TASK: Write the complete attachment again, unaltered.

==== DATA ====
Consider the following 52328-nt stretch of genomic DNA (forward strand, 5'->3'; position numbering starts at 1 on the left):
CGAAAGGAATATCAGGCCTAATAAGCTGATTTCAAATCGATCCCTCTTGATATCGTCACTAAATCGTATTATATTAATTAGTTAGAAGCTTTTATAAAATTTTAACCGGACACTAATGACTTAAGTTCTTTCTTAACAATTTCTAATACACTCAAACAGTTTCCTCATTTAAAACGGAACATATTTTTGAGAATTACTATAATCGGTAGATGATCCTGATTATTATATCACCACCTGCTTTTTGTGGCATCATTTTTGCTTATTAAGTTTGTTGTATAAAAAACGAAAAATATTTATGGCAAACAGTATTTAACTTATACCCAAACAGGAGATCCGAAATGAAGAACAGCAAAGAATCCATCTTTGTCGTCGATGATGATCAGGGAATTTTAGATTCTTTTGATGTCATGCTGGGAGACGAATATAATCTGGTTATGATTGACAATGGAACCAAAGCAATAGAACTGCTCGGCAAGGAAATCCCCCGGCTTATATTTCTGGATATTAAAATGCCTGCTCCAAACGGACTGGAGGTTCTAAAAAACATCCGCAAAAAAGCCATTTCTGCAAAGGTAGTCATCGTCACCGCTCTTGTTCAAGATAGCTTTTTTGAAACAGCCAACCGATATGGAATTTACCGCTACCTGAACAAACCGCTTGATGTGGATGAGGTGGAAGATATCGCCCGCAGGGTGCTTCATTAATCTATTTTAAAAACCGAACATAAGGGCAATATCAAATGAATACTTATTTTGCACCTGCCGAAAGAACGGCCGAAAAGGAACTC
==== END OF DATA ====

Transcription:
Consider the following 52328-nt stretch of genomic DNA (forward strand, 5'->3'; position numbering starts at 1 on the left):
CGAAAGGAATATCAGGCCTAATAAGCTGATTTCAAATCGATCCCTCTTGATATCGTCACTAAATCGTATTATATTAATTAGTTAGAAGCTTTTATAAAATTTTAACCGGACACTAATGACTTAAGTTCTTTCTTAACAATTTCTAATACACTCAAACAGTTTCCTCATTTAAAACGGAACATATTTTTGAGAATTACTATAATCGGTAGATGATCCTGATTATTATATCACCACCTGCTTTTTGTGGCATCATTTTTGCTTATTAAGTTTGTTGTATAAAAAACGAAAAATATTTATGGCAAACAGTATTTAACTTATACCCAAACAGGAGATCCGAAATGAAGAACAGCAAAGAATCCATCTTTGTCGTCGATGATGATCAGGGAATTTTAGATTCTTTTGATGTCATGCTGGGAGACGAATATAATCTGGTTATGATTGACAATGGAACCAAAGCAATAGAACTGCTCGGCAAGGAAATCCCCCGGCTTATATTTCTGGATATTAAAATGCCTGCTCCAAACGGACTGGAGGTTCTAAAAAACATCCGCAAAAAAGCCATTTCTGCAAAGGTAGTCATCGTCACCGCTCTTGTTCAAGATAGCTTTTTTGAAACAGCCAACCGATATGGAATTTACCGCTACCTGAACAAACCGCTTGATGTGGATGAGGTGGAAGATATCGCCCGCAGGGTGCTTCATTAATCTATTTTAAAAACCGAACATAAGGGCAATATCAAATGAATACTTATTTTGCACCTGCCGAAAGAACGGCCGAAAAGGAACTC